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As explained in a June 5, 2019 Health Affairs article entitled “Surprise Billing: No Surprise in View of Network Complexity,” the highly publicized issue of “surprise” medical billing often arises from complexities, inaccuracies, and inadequacies of health insurance provider networks. “Surprise” medical bills are bills that patients receive after being treated by a physician who does not participate in their health insurer’s network.  The situation frequently arises when a patient is treated at an in-network hospital and part of their treatment involves an out-of-network emergency physician, anesthesiologist or radiologist. These physicians are often out-of-network because of the low rates that health insurance companies insist on paying them in network.  The article discusses other network issues that often lead to surprise bills.  

First, patients may be treated by an out-of-network physician who patients believed to be in-network with their health insurer due to inaccurate provider directories. Many health insurance companies have been notoriously slow in up-dating their provider directories, and the result is that patients sometimes pick doctors based upon the directories.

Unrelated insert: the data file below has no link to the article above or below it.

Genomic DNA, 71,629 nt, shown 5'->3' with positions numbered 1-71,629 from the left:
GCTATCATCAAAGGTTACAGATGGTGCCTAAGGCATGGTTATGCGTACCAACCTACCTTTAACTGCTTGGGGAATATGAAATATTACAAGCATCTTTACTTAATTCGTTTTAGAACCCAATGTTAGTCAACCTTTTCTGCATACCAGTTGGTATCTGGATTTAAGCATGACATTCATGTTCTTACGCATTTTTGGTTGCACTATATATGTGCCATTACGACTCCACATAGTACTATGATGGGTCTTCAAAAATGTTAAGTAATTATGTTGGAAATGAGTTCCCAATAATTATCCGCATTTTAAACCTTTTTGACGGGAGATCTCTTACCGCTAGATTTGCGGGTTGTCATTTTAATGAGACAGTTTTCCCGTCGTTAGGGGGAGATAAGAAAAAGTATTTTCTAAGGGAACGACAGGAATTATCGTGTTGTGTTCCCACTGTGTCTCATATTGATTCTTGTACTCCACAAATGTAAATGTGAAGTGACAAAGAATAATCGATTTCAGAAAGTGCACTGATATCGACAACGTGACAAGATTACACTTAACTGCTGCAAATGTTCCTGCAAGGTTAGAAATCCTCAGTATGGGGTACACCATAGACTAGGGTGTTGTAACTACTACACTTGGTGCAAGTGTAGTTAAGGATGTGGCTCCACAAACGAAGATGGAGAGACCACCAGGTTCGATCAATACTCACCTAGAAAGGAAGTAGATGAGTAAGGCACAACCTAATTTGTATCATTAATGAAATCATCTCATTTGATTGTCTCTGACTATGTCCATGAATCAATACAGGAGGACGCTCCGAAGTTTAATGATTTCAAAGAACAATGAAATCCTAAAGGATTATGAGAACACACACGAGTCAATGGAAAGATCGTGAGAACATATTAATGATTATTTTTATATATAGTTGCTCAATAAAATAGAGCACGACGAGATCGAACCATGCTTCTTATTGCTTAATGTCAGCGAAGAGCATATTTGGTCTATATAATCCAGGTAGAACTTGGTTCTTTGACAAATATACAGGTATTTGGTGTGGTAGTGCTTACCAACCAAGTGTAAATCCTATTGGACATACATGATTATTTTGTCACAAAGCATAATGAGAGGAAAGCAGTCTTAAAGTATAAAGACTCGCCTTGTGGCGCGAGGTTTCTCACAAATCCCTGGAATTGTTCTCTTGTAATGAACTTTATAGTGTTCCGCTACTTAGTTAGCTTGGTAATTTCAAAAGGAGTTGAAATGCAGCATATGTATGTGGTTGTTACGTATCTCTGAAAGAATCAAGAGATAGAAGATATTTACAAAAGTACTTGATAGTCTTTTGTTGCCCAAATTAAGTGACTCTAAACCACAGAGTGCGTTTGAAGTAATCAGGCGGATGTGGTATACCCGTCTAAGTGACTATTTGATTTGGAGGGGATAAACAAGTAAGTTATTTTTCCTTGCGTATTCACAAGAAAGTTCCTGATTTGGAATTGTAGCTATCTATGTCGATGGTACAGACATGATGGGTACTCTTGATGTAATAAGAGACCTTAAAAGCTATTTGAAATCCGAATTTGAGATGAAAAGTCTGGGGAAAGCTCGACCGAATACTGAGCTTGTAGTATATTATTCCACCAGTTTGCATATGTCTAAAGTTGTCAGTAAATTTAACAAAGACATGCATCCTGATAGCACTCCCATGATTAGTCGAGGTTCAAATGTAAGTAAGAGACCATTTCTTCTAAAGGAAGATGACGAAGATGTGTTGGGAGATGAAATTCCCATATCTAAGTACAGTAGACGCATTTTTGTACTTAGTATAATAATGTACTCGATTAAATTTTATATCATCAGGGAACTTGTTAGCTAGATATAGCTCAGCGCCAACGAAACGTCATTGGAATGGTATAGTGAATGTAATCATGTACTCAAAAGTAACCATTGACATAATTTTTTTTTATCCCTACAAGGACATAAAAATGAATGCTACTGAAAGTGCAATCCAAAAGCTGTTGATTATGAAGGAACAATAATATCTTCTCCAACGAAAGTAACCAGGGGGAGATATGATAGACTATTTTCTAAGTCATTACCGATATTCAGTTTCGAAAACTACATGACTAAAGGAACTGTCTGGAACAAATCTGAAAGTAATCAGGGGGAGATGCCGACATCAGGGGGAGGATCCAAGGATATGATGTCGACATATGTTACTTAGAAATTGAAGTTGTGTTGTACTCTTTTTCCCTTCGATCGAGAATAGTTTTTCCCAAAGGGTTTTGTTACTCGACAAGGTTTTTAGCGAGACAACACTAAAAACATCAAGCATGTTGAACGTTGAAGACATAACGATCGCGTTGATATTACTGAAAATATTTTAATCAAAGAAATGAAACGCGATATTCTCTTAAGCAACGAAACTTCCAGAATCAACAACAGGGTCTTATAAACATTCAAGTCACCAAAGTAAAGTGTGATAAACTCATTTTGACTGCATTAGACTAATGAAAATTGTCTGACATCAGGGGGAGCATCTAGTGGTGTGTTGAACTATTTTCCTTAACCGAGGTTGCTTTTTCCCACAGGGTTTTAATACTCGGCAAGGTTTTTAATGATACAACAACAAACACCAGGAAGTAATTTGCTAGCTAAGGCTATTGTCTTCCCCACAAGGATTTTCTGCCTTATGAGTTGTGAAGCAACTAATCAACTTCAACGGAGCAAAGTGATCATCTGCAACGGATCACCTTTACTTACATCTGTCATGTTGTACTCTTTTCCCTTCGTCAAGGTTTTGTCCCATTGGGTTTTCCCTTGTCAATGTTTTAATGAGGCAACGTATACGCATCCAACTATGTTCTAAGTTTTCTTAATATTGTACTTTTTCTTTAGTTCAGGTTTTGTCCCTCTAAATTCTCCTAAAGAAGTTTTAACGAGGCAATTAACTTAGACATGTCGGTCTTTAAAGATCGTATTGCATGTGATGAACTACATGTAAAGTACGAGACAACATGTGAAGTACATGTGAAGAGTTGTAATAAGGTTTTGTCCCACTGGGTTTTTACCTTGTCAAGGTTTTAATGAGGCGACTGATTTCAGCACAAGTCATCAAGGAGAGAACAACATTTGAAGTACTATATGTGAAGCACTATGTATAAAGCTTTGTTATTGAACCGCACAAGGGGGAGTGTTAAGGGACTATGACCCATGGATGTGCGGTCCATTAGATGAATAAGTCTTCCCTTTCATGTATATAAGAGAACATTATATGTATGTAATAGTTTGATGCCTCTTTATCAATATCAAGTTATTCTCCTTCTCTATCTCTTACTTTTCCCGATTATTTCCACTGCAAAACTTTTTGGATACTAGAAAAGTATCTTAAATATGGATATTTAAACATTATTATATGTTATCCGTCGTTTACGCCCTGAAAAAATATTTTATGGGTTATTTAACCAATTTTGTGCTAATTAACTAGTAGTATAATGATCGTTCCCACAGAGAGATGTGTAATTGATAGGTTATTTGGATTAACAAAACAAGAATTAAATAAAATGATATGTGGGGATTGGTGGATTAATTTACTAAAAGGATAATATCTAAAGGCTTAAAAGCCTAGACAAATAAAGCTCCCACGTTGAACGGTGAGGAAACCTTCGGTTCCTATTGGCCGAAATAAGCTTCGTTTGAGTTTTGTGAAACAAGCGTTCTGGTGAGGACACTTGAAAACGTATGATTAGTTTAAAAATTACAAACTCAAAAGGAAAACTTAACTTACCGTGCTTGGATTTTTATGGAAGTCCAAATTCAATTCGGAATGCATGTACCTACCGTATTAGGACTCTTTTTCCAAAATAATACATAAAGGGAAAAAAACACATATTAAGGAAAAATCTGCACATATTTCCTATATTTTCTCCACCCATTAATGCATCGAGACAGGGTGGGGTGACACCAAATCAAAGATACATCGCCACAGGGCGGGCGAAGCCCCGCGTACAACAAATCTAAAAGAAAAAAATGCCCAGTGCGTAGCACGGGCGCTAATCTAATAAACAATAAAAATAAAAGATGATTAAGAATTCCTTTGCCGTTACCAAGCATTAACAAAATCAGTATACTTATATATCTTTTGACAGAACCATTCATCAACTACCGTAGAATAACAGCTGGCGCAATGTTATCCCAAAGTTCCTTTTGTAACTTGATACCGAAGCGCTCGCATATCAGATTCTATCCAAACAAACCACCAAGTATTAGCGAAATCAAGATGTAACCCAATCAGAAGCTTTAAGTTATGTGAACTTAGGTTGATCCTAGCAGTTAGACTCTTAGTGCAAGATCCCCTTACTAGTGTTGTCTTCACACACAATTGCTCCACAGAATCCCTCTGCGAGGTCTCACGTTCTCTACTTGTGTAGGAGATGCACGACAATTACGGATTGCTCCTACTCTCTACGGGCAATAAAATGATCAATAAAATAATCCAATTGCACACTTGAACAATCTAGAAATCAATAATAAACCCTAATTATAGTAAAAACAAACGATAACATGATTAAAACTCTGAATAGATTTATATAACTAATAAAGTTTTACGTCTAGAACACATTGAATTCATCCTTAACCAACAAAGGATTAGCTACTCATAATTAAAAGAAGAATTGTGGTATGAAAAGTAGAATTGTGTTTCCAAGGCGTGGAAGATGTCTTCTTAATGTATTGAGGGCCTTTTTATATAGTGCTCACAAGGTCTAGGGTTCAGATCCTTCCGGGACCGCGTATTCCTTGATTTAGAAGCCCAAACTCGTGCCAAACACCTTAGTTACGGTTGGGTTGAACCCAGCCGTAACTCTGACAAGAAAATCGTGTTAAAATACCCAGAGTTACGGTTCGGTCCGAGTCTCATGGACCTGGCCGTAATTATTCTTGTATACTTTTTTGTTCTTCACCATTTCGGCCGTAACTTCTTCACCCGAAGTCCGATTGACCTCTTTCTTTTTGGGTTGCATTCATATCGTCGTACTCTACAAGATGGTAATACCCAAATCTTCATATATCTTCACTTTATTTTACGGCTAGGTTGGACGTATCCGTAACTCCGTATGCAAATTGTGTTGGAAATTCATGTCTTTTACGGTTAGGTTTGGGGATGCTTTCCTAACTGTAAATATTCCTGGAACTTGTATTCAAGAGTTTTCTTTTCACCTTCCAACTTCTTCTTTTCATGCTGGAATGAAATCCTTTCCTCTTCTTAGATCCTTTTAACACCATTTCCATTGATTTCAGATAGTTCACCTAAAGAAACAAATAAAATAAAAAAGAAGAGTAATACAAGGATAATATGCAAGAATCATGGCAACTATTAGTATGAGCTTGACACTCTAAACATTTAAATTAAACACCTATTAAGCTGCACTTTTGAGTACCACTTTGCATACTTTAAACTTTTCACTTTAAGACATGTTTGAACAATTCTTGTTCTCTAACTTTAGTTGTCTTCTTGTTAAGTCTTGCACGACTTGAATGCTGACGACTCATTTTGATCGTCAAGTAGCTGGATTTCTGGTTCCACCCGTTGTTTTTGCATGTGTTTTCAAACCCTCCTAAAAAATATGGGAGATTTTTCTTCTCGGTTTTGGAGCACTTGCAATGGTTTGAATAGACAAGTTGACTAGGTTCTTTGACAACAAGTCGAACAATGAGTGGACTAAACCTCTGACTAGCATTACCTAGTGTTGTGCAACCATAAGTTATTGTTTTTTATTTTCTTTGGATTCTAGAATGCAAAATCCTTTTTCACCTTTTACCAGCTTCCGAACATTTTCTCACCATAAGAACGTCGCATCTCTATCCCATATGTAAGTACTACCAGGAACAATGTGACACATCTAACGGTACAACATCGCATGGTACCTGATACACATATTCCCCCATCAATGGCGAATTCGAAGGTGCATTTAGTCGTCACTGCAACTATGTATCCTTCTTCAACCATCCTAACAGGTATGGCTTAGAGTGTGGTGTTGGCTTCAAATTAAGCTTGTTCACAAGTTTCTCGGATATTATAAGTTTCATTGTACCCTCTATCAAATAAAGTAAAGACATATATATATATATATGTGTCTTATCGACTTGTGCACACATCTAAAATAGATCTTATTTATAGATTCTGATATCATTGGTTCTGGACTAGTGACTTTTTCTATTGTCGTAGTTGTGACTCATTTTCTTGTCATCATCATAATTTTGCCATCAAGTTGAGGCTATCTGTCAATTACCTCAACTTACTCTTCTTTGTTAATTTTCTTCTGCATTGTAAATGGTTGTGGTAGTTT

Second, surprise billing also arises when insurers don’t have sufficient networks, requiring patients to be treated by out-of-network physicians.  Health insurers are increasingly using “narrow” networks, consisting of a limited number of providers in order to keep their costs down.  When patients knowingly seek treatment from an out-of-network physician because there is no nearby in-network physician available to treat their condition, they can also receive balance bills.  But the article points out that “[r]egulations on network adequacy differ vastly based on program, state or product type and are often inherently meaningless.”

There are seemingly few issues that Congressional Republicans, Democrats, and the Administration agree on, but they all seem to concur that something needs to be done about the surprise billing issue.  Although their insurers may pay a portion of the out-of-network physician’s bill, patients frequently receive a bill for the balance, which in some instances that have gleaned media attention have been quite high.  Therefore, some states such as New York, California, and Colorado have adopted legislation and Congress and the Administration are exploring federal legislative solutions.

Some of the legislative proposals under consideration would include hold harmless provisions, protecting patients from balance billing, others would require health insurers to pay in full, others would require providers to accept the in-network rate as payment in full, and yet others would provide for mediation or arbitration between providers and patients to resolve the issue.  But, as the article concludes “improving the accuracy of provider directories, ensuring network adequacy, and improving network quality, all of which affect a larger number of Americans, defy easy solutions because of the inherent complexity, large resources required and unclear trade-offs involved.”

The Health Affairs article is linked here.